It’s a long time before we know what she did, or how it relates to college, but, by the time we find out, all the pieces fit together and make sense.
The mystery at the centre of the game is about people who keep disappearing from town. When Mae tells everyone there’s a kidnapper on the loose, they all assume she’s drunk or high, but she starts an investigation that drives the action in the latter half of the game. Eventually, the mystery spills into a story about how small towns are being destroyed in the recession, and the lengths that some people will go to to make everything the way (they imagine) it used to be.
The ending isn’t super satisfying, but we’re led up to it slowly, and I appreciate the way that Night in the Woods gives players time to sink into the setting and explore it – to get used to the rhythms of day-to-day life before everything goes sideways.
There are lots of little asides to explore, and the game uses a variety of tools, including dream sequences, to get its point across.
The gameplay is kind of uneven
Like I said before, this is more of an interactive story than a game. Because so much of the content of the story is missable, Night in the Woods does reward you for poking around, exploring, talking to secondary characters, and platforming your way into areas that look like they’re blocked off. It also punishes you with mini-games that seem impossible to beat and that you can’t retry without starting all over. There’s also a game within the game that’s impressive because it’s so long and detailed, but also so long and detailed that you have to be unusually dedicated to finish it.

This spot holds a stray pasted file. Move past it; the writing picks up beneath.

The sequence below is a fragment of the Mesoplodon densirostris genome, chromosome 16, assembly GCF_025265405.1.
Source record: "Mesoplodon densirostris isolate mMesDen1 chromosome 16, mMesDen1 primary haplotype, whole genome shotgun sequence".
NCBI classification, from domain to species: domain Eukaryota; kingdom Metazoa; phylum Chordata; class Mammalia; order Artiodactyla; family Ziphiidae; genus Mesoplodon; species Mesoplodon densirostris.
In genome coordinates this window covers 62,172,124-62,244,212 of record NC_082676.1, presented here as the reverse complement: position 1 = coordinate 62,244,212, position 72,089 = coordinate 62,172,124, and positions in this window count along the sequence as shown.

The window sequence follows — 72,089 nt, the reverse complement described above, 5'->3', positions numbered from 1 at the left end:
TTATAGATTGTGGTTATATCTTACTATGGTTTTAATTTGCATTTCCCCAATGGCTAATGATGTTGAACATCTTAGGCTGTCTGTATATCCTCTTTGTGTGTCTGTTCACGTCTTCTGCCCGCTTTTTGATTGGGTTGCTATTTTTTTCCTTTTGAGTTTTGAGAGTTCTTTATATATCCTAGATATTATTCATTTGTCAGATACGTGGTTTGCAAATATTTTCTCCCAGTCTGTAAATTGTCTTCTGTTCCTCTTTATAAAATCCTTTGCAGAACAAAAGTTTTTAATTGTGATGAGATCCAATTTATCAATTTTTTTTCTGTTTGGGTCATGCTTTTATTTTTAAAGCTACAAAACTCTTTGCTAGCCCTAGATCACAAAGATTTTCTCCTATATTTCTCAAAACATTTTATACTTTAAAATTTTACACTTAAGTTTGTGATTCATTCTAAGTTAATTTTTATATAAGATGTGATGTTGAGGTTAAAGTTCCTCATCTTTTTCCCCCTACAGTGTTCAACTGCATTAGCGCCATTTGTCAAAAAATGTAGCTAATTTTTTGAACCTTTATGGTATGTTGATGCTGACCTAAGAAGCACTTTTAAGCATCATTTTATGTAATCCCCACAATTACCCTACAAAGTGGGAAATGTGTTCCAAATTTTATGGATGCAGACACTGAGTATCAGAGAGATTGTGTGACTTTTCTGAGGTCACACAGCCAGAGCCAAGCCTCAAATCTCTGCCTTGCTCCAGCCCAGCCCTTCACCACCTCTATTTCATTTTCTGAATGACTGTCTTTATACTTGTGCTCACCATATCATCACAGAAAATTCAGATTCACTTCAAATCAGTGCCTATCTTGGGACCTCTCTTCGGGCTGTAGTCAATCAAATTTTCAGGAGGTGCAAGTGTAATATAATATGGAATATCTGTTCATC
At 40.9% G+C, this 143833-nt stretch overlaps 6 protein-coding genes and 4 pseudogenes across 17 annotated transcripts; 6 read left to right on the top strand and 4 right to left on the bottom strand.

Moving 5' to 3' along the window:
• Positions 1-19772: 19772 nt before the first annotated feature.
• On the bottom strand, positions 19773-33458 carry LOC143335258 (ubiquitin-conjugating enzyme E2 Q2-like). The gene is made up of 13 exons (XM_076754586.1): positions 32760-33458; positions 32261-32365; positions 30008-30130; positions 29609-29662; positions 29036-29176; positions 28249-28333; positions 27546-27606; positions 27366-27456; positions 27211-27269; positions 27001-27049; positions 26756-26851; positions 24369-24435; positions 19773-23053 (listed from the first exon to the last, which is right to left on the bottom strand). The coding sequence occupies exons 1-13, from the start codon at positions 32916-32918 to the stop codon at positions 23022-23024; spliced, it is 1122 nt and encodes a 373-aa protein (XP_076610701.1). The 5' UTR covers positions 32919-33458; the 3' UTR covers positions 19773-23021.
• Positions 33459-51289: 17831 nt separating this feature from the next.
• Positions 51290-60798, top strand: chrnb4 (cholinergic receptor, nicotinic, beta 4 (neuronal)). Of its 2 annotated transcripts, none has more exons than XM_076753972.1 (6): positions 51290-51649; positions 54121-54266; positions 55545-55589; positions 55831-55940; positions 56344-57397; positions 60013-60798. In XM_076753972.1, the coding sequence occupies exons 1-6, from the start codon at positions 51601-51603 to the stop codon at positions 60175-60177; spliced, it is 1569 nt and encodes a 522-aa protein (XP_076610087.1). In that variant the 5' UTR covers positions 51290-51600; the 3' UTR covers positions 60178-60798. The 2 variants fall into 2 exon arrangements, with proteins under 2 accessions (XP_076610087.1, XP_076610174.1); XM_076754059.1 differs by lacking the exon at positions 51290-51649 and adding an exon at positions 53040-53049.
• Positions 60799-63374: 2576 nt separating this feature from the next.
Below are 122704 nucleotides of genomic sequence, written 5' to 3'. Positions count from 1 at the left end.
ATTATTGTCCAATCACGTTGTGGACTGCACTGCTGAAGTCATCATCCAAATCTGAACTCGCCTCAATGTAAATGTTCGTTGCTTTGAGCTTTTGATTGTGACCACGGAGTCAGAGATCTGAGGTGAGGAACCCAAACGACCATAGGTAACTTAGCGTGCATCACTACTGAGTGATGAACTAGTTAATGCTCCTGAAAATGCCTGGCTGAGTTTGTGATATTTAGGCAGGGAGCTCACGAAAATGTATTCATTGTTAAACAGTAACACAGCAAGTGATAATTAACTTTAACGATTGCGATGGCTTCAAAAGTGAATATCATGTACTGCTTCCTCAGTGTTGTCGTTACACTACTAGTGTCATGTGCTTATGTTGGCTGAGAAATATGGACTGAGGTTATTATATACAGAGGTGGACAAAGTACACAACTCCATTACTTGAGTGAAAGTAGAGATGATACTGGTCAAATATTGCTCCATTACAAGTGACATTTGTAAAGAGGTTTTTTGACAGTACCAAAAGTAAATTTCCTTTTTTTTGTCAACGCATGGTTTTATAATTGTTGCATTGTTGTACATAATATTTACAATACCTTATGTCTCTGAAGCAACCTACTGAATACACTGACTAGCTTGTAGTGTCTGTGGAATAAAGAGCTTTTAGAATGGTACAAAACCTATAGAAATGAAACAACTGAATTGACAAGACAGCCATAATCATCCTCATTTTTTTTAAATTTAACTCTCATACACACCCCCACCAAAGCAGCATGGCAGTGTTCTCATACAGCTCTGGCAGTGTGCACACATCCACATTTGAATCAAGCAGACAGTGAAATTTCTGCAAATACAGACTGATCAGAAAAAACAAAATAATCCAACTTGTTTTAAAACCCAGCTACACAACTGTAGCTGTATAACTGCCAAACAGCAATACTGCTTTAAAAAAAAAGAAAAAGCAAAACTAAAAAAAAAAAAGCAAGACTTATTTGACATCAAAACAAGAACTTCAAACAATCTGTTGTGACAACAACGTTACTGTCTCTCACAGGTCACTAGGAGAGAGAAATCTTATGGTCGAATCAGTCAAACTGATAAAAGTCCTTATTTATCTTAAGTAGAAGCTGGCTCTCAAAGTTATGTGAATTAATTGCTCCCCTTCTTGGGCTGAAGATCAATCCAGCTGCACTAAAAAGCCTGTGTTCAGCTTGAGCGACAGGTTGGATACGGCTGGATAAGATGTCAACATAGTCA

I didn’t have trouble figuring out what I needed to do to advance the story, but I was sometimes frustrated that I had no choice but to actively make bad decisions – like getting drunk at a bonfire party and confronting Mae’s ex-prom date, after her friends all warned her not to. There’s a balance between creating a sense of immersion by having players participate in the characters’ actions and allowing that the player might not have chosen to do what the character does – Night in the Woods doesn’t always hit that balance, but it’s far from being alone.
All in all, this feels like it could have been a graphic novel and done just as well, but I wasn’t mad at it for being a game – I think it really falls into a category we don’t quite have yet, for interactive, mixed-media stories – and that’s exciting to me.
I don’t feel like I did a good job of explaining how awesome this thing really is. And part of the reason for that is that it’s not like other things. It’s a new kind of thing that’s very artistic, and cool, and interesting – and it’s hard to explain what it is. But you should definitely check it out. It does not demand much from you, if you aren’t a gamer, and it provides moments of real insight and beauty along the way.